Take me out of the equation since I am apparently a troll. The people in these rooms are audiophiles with significant experience, from different cultures and of different ages. We were stunned. (Non audiophiles usually abandoned us after 30m).

What this meant for us? If we smell something doesn’t make sense, we look into it so that we don’t end up spending our savings towards the wrong equipment or system. Ie we try to reduce bias. As a result we feel we have better systems with less equipment and less cost. 
This is how this worked for us. I am sure everyone has their way and I am not making any broad généralisations about anyone else. I did feel validation when I read the seminal work of o toole and some sites which do measure equipment extensively with correlation to performance potential. 
To each their own, although I hope at least some of you may consider these points.

troll out!
Thyname you wrote feeding via usb and I wanted to be sure that the prousb conversion was involved. So if you know more about how your streamer would improve the signal it would be great to hear it. It goes against what msb and other steamer makers are saying but maybe there is something they are missing. I haven’t had the opportunity to listen to this steamer, looks terrific.

kijanki much appreciated. Exactly, I am focused on the fiber connection because it eliminates all electrical interference. What I struggle with is that since the signal is bit perfect and the fiber eliminates noise which would have affected the dac, wouldn’t we be getting data = what was sent? Thanks again, getting late here in Europe. 
Thyname thank you for the more extensive response which I hadn’t seen until now. Going for that bath now! M.
@mihalis I simply shared what I experienced, with that MSB DAC and that same module. Which MSB DAC did you own? I don’t see it under the System for your current gear. So for the ProISL / ProUSB module combo, was it the same you had? That’s what I had.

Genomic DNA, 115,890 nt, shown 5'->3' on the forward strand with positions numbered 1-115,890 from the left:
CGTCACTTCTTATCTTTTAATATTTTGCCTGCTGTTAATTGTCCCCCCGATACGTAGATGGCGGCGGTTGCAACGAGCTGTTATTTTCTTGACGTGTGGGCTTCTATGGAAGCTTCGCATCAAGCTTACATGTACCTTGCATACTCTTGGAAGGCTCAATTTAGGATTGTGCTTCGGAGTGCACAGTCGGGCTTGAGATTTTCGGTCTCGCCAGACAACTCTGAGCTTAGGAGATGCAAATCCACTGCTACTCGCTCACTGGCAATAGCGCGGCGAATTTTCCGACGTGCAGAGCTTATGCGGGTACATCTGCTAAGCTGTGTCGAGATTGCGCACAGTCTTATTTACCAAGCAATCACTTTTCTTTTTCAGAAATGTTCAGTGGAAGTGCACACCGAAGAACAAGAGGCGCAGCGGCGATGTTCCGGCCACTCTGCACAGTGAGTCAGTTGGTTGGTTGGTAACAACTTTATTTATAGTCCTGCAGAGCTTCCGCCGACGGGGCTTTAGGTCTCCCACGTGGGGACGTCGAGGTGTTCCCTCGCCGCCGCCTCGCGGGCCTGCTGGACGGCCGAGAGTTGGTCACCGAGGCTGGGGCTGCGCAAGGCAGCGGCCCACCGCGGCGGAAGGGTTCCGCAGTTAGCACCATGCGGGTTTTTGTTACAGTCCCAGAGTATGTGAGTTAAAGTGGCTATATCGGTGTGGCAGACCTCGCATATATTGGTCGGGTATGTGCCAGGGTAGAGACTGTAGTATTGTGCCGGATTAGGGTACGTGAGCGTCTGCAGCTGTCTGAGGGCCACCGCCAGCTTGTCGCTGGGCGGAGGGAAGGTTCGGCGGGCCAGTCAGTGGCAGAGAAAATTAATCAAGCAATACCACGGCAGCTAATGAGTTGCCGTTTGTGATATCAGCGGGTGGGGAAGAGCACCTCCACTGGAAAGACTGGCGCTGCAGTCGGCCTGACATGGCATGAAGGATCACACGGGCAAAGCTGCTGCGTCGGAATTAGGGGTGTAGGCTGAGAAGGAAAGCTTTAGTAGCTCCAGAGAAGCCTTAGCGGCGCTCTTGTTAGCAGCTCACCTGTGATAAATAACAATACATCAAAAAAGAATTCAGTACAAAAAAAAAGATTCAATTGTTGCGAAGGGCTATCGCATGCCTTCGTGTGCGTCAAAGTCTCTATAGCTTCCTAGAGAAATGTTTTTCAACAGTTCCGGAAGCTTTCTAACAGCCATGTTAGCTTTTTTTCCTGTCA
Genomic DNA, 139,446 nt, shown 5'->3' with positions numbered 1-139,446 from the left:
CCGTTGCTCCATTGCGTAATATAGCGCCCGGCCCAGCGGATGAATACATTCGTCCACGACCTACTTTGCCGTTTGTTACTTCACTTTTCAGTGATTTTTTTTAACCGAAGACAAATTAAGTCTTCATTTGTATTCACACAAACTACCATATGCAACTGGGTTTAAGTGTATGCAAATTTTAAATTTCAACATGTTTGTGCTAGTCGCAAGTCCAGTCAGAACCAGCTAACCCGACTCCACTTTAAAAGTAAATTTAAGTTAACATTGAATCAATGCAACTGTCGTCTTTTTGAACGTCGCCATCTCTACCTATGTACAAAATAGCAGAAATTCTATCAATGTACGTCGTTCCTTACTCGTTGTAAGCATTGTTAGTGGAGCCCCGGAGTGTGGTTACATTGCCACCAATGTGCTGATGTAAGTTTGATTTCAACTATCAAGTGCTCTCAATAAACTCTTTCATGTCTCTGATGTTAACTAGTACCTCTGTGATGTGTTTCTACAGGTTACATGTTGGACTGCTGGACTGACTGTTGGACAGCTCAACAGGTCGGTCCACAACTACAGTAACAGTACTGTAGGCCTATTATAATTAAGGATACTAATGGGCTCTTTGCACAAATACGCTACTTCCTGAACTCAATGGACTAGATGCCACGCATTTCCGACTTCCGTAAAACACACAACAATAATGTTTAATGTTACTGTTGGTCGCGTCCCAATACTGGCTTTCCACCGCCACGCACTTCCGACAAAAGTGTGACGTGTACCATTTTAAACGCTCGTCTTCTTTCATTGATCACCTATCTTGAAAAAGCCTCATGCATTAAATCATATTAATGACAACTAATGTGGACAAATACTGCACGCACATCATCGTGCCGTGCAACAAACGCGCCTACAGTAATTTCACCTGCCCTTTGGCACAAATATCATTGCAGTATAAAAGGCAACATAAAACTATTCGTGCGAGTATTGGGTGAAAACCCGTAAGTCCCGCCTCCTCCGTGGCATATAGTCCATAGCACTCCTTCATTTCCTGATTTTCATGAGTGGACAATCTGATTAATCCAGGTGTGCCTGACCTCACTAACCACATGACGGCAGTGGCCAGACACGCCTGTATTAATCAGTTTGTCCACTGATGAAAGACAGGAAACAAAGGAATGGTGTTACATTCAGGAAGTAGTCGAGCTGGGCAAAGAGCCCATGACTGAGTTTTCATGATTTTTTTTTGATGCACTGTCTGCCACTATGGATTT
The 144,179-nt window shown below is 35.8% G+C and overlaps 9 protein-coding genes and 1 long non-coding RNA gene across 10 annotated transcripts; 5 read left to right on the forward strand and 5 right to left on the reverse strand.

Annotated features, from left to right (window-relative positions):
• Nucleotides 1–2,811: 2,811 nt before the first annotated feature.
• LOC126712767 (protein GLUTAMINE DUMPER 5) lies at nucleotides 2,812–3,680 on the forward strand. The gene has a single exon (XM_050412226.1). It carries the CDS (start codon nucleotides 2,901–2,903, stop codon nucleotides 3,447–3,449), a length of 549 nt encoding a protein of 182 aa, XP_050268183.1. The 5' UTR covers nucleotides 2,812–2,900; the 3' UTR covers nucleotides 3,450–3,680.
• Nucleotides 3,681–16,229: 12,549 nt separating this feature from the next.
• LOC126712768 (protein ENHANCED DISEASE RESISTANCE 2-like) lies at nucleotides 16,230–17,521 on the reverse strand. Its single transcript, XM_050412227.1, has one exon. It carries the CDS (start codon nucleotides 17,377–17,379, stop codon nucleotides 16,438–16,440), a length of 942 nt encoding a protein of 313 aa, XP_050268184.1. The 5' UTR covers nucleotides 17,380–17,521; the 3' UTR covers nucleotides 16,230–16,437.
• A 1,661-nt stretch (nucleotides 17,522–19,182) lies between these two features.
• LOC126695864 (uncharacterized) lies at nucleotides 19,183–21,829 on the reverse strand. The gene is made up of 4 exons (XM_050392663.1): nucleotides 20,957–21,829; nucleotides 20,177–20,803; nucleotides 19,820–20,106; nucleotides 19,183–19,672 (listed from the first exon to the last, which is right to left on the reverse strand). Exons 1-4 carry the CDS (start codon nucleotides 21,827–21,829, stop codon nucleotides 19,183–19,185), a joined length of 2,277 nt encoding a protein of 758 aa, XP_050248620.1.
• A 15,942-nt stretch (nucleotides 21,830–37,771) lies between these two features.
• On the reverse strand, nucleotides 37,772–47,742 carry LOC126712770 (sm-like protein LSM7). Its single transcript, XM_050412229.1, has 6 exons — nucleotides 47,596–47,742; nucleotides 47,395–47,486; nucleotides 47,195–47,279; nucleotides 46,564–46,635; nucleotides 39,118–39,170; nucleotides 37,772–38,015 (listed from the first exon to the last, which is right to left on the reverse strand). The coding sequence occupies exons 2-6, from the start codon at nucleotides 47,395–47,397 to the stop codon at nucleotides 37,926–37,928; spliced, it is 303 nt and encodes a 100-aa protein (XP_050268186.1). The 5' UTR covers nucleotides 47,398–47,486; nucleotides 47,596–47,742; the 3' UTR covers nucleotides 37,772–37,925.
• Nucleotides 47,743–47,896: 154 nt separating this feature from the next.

My subsequent attempt in technicality of the benefits of USB protocol in streaming (or lack thereof) was simply based on my limited technical knowledge. I don’t pretend to be fully able to explain everything I hear.

As for the MSB ProISL / ProISL implementation, yes, the main objective is to eliminate copper, therefore the electrical interference associated with it, by introducing fiber. But it’s not as simple as that. The first device, what they call ProUSB (the dongle that stays outside the DAC, on it’s own) converts USB to their proprietary ISL audio transmission via the fiber. Then the module that goes into the DAC, what they call the ProISL module, is the one that is directly connected to the DAC architecture. Basically copper USB cable to the ProUSB dongle input, then fiber optics cable from the ProUSB dongle output, to the ProISL module (attached to the DAC) input.

So it’s not as simple as fiber, and here you go, all problems solved magically. The conversion itself is perhaps just as important, as in theory can introduce other issues.

Further, many of the non-believers will tell you that any of that is not an issue at all, and any competent Topping China $50 DAC has all that built in, galvanical isolation and all, so totally unnecessary to go through fiber they will tell you. So here is that.